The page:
Iceland has been tempting curious travelers to its door. A land of ice and fire, black sand beaches, flowing lava fields, bubbling hot springs, and midnight skies that turn into a riot of lights when the aurora passes through. While many will head straight for the lagoons of Reykjavik or the allure of the Golden Circle, we have some further flung, lesser known spots to head for. Check out the most unique experiences you can find in Iceland…
Iceland is full of wonder and for those willing to get off the beaten track and do some exploring, you will find wild sights that seem to belong to another world.
Hiking in Hornstrandir
At the top tip of the Westernfjord, you can walk for days along the Hornstrandir and never see another soul. No roads and no residents, just miles and miles of bird cliffs, sea views, and the occasional arctic fox and crowd of puffins. Since the 1950’s these parts have been uninhabited, remote and wild. The green cloaked cliffs reach a staggering height of 500 meters. Small day trips can be taken from the Ísafjörður or for intrepid hikers wanting to brave the elements alone, you can take the boat from Norðurfjörður. Wild camping along the way is permitted so be sure to send ahead a good tent and sleeping bag with Luggage Forward. Those who don’t want to hunker down between canvas walls can stay at the nearby Hotel Isafjordur Horn.
Escape to the Ranga Down South
While Northern Light hunters will head to the far-flung edges of the fjords, the south side of Iceland offers plenty of rare and scenic moments. The Hotel Ranga is a dreamy ice-clad escape for those seeking the luxury touch deep in the heart of the wild. The kooky little lodge boasts rooms from around the world; from African inspired suites to traditional Japanese Ryoko rooms. Far from the crush of the Blue Lagoon you can see a different side of Iceland; from riding horses across black sand beaches to glacier pools, dog sledding and aurora chasing – the Hotel Ranga gives you access to untouched places.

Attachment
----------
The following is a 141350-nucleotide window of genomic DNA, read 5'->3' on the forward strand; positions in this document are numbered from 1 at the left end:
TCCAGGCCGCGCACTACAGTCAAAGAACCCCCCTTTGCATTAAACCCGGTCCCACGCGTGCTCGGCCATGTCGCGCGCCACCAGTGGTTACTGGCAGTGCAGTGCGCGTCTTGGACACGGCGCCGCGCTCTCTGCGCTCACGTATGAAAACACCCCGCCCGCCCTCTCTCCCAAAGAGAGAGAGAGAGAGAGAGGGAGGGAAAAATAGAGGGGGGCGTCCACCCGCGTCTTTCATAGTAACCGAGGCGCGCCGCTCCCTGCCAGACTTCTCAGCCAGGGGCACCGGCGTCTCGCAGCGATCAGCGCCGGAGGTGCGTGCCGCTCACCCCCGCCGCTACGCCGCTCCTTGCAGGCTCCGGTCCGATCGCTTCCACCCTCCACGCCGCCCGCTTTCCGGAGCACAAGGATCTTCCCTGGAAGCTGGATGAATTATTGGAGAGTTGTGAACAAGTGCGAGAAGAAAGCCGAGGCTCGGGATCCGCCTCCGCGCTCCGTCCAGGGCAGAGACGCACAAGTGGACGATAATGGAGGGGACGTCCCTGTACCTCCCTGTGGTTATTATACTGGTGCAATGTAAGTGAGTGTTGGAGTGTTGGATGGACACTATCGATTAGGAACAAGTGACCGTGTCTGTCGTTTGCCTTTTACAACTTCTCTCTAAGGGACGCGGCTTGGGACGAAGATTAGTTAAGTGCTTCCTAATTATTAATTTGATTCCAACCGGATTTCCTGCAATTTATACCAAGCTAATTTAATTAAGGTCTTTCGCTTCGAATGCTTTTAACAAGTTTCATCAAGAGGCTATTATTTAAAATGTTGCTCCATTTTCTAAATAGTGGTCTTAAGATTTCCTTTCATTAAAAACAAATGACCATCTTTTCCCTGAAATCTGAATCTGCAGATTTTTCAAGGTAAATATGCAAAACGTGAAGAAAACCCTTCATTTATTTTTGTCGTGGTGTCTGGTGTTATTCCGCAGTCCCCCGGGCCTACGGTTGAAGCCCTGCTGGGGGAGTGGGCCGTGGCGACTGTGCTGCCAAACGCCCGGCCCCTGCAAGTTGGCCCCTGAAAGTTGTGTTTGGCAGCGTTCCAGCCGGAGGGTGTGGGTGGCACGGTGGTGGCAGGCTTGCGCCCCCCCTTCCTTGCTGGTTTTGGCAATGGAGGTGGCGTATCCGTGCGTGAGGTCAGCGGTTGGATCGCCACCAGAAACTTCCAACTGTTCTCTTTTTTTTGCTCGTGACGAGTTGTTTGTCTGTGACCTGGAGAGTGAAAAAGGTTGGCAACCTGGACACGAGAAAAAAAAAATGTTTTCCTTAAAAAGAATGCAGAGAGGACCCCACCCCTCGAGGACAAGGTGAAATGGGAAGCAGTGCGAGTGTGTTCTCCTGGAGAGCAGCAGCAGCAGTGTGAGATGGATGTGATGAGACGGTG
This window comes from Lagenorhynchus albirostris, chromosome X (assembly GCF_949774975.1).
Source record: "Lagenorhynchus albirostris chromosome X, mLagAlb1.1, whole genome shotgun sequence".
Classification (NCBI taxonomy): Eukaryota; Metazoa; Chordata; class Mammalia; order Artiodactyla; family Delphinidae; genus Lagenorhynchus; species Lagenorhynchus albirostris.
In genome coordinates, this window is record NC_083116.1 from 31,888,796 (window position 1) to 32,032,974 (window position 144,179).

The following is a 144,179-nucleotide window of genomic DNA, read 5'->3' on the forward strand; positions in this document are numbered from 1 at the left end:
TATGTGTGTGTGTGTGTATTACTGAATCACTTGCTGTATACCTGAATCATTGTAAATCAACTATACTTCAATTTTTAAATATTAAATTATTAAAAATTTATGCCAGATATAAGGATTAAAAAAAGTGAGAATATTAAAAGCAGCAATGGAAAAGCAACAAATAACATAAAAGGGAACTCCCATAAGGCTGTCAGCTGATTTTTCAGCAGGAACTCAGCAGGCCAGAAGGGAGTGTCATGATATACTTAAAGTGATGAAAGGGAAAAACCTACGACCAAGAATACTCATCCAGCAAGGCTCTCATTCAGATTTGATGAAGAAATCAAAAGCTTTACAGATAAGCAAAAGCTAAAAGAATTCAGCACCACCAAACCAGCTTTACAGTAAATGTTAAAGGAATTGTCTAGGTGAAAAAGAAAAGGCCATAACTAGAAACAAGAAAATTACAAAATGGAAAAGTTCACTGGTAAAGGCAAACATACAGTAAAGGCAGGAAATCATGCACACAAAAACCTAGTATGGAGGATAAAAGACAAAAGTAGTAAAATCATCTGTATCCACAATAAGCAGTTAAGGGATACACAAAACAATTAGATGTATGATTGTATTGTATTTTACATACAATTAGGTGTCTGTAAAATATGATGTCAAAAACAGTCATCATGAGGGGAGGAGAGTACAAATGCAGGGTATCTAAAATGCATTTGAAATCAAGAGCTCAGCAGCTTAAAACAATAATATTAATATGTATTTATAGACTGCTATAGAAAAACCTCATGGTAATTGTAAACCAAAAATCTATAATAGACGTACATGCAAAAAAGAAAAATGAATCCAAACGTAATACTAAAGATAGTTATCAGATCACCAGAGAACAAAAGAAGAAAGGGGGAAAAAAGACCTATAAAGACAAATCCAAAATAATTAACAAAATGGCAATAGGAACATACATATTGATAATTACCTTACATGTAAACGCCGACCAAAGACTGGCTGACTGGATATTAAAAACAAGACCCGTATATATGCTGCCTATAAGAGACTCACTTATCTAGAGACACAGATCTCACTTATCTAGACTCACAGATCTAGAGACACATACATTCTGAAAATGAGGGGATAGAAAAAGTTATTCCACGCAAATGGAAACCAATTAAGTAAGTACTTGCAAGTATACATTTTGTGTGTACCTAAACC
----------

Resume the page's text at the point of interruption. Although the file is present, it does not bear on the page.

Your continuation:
Stay on a Private Island
Caught in the flow of the country’s largest glacial river, the private island of Traustholtshólmi is waiting to welcome you. With 23 hectares, a total of three Mongolian yurts, and a man named Hakon and his dog leading the expedition. Hakon owns the island and has just opened it up to a select few guests looking to spend some time wild salmon fishing, singing folk songs beneath the stars, and being the only audience for the dancing glimmers of gold and green that make the northern lights so spectacular. Hakon will share stories of the island dating back to the first settlers, offering a rare and personal peek into local life and local lore on these shores.
The Black Sands of Vik
Iceland’s south shore is an otherworldly vision – here majestic lava formations stand against the white-water breakers of the Atlantic, and the sand beneath your feet boasts the texture and color of scattered ash. The tiny town of Vik sits at the southernmost point, boasting a population of less than 300. The black sand and crystalline blue waters have earned Vik a highly coveted spot as one of the top 10 most beautiful beaches in the world outside of the tropics. The Icelandair Hotel Vik boasts the best beds nearby, with modern rooms, unique views, and a cozy bar for Icelandic vodkas at the end of the day.
Dip in the Myvatn Nature Baths
For those who are still dreaming of sinking down in steaming waters but don’t want to be shoulder to shoulder in the Blue Lagoon, there is an alternative. Way up in the north of Iceland you will find Myvatn Nature Baths. Rough roads and unpredictable weather make it a mission to seek out this spot – 450 miles from the capital, but once there you will find sweet serenity and mineral rich waters surrounded by expansive lava fields, craters and lakes. The closest city is Akureyri only 2 hours away. For a fascinating stay book in at the Vogafjos Farm Resort for cozy pineclad guest rooms, homemade cheese, and husky experiences.